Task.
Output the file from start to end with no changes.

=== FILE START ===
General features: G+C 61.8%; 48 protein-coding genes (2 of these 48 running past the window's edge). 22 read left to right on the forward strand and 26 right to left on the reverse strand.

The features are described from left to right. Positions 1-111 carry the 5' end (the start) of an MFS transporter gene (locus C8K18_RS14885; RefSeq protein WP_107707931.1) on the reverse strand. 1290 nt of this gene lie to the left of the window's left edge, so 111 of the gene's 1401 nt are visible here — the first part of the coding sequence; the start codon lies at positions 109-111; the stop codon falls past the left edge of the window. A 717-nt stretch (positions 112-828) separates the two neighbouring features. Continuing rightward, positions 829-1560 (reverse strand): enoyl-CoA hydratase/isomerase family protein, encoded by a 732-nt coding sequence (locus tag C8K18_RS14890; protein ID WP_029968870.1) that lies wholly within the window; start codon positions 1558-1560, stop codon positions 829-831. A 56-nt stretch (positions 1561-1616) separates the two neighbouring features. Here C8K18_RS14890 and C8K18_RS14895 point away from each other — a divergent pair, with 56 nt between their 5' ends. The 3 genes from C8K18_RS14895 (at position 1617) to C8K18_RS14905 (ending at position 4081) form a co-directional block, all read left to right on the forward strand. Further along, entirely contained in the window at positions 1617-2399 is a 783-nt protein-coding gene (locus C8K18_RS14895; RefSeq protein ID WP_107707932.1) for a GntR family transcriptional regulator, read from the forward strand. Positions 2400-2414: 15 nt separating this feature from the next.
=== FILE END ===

General features: G+C 61.8%; 48 protein-coding genes (2 of these 48 running past the window's edge). 22 read left to right on the forward strand and 26 right to left on the reverse strand.

The features are described from left to right. Positions 1-111 carry the 5' end (the start) of an MFS transporter gene (locus C8K18_RS14885; RefSeq protein WP_107707931.1) on the reverse strand. 1290 nt of this gene lie to the left of the window's left edge, so 111 of the gene's 1401 nt are visible here — the first part of the coding sequence; the start codon lies at positions 109-111; the stop codon falls past the left edge of the window. A 717-nt stretch (positions 112-828) separates the two neighbouring features. Continuing rightward, positions 829-1560 (reverse strand): enoyl-CoA hydratase/isomerase family protein, encoded by a 732-nt coding sequence (locus tag C8K18_RS14890; protein ID WP_029968870.1) that lies wholly within the window; start codon positions 1558-1560, stop codon positions 829-831. A 56-nt stretch (positions 1561-1616) separates the two neighbouring features. Here C8K18_RS14890 and C8K18_RS14895 point away from each other — a divergent pair, with 56 nt between their 5' ends. The 3 genes from C8K18_RS14895 (at position 1617) to C8K18_RS14905 (ending at position 4081) form a co-directional block, all read left to right on the forward strand. Further along, entirely contained in the window at positions 1617-2399 is a 783-nt protein-coding gene (locus C8K18_RS14895; RefSeq protein ID WP_107707932.1) for a GntR family transcriptional regulator, read from the forward strand. Positions 2400-2414: 15 nt separating this feature from the next.